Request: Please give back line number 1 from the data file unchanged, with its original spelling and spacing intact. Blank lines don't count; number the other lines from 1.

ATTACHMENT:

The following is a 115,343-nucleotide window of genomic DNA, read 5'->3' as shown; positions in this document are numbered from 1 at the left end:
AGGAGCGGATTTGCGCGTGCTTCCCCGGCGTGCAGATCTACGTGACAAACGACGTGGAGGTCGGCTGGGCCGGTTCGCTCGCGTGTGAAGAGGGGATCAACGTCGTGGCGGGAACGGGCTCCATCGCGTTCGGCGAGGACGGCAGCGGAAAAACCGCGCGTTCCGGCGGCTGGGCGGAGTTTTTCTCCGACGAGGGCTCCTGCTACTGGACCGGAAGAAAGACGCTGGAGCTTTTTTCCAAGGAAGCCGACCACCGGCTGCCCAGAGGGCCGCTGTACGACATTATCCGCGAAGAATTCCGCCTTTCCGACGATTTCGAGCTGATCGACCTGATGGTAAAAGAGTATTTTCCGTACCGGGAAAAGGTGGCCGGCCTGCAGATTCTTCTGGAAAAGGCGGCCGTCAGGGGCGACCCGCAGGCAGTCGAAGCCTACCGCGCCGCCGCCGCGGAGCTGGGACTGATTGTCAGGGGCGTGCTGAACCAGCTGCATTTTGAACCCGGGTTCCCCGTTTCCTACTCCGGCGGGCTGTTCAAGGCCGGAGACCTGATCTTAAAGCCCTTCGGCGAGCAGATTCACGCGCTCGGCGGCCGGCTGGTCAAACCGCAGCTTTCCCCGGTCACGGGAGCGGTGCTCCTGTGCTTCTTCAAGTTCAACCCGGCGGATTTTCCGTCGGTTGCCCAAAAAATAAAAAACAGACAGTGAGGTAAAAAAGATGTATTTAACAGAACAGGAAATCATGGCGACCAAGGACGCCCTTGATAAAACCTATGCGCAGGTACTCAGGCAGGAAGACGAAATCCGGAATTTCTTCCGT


The following is a 115,343-nucleotide window of genomic DNA, read 5'->3' as shown; positions in this document are numbered from 1 at the left end: